The kids will play — presumably. After raising the blood pressure of Pistons fans with limited minutes for Detroit’s stable of young players in a double-overtime loss to the Cleveland Cavaliers on Saturday, things will look plenty different tonight against the Atlanta Hawks.
The team’s official injury report lists Blake Griffin and Derrick Rose as out for left knee injury management and rest, respectively. That’s no surprise after the two veterans played 44 and 33 minutes, which is about 10 minutes more than optimal for both Griffin and Rose.
Okafor’s foot injury, originally described as an ankle sprain, kept him out of practice Sunday and he is being listed as questionable. Sekou Doumbouya, who tweaked his ankle in the Cavs game did practice and is listed as probable.
This means that there should be ample playing time for Detroit’s young players. The presumption would be that Jerami Grant slides to the four with Griffin out. That one is easy. A little more difficult to figure are Dwane Casey’s plans for backup point guard.
If I had to guess, I’d say Casey takes Delon Wright out of the starting shooting guard slot and makes him the backup point guard tonight. That would open up another spot in the starting lineup, and there are plenty of candidates to fill it.
Casey could go to Svi Mykhailiuk who has struggled a bit with his shot early in the season but is a reliable 3-point threat with starting experience last season and a player who has made some strides on the defensive end.
He could also turn to Josh Jackson who has been dynamic but a little erratic off the bench. He could provide some length and defensive versatility and while the results are not there, Jackson is also not afraid to take an open 3. He’s not afraid of anything, actually, and that could either inject some life into the starting unit or make him best suited for a bench role where he has more freedom to free associate.
In either case, this would also seemingly open up a few more wing minutes for rookie Saddiq Bey who got his first minutes of action in the Cavs game. Casey has praised Bey’s NBA readiness since he arrived.
“He knows how to play. He knows spacing, he knows timing, he’s a detail guy,” Casey said, crediting a lot of that to the development Bey received at Villanova.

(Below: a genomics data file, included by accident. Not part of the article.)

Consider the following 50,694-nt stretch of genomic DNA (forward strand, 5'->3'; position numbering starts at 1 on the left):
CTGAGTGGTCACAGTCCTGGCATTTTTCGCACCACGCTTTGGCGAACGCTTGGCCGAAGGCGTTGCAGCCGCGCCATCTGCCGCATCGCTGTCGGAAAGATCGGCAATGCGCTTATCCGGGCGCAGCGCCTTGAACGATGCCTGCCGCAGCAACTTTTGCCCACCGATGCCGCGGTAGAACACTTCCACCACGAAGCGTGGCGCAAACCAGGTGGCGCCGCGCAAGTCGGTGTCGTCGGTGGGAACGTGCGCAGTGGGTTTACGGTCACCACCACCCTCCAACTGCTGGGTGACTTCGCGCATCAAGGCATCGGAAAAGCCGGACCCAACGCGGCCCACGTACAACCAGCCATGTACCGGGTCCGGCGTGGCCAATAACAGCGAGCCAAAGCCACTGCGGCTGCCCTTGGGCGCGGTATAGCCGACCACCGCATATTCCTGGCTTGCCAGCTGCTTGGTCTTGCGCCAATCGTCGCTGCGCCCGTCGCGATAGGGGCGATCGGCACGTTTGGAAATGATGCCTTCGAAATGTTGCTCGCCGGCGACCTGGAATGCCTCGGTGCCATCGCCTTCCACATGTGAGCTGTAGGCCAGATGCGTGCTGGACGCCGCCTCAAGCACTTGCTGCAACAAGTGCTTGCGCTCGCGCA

Rose out likely means a longer leash for Killian Hayes, who played 19 minutes against the Cavs but none in the fourth quarter or either overtime.
Casey was sure to tell his young guard not to read anything into that and to stay ready.
“There’s going to be a lot of times when he’s in there. ... As he continues to grow, finding minutes are going to be easy,” Casey said.
Having Wright as the backup point guard might actually be beneficial for Hayes to observe as Wright and Hayes have much more similar skillsets than Hayes and Rose.
“Derrick’s more of a dynamic, go-get-his-own type guard,” Casey said. “Delon is a guy who sees the floor almost the same style as Killian so they can emulate each other.”
You can tell just how thankful Casey is to have Wright, who he worked with as a young player in Toronto as a young player. I’ve called Wright a security blanket and a pressure release valve, and it seems like Casey agrees.
“He’s an old, warm blanket. He’s always there when you need him. Not flashy, not spectacular with what he does, but he’s always doing the right thing. It’s great for Killian to see that.”
While acknowledging nothing is more valuable than time on the floor playing in games, Casey stressed the team is focused on making sure the young players are comfortable, they are learning and getting better.
“This season is to develop Killian, develop Isaiah (Stewart), develop Saddiq,” Casey said. “As the year goes on and they get more comfortable, we’ll feed them more minutes because this year is about those guys.”
Stewart, the rookie center out of Washington, is set to see his first action of the season with Okafor likely out with a foot injury. Okafor has struggled as the reserve center and it’ll be interesting to see what Stewart, who gets raves for his tenacity and work ethic, will be able to do.
Stewart is a bit undersized, but he tries to rebound everything, goes into the paint hard and has enough shooting touch to take advantage of space.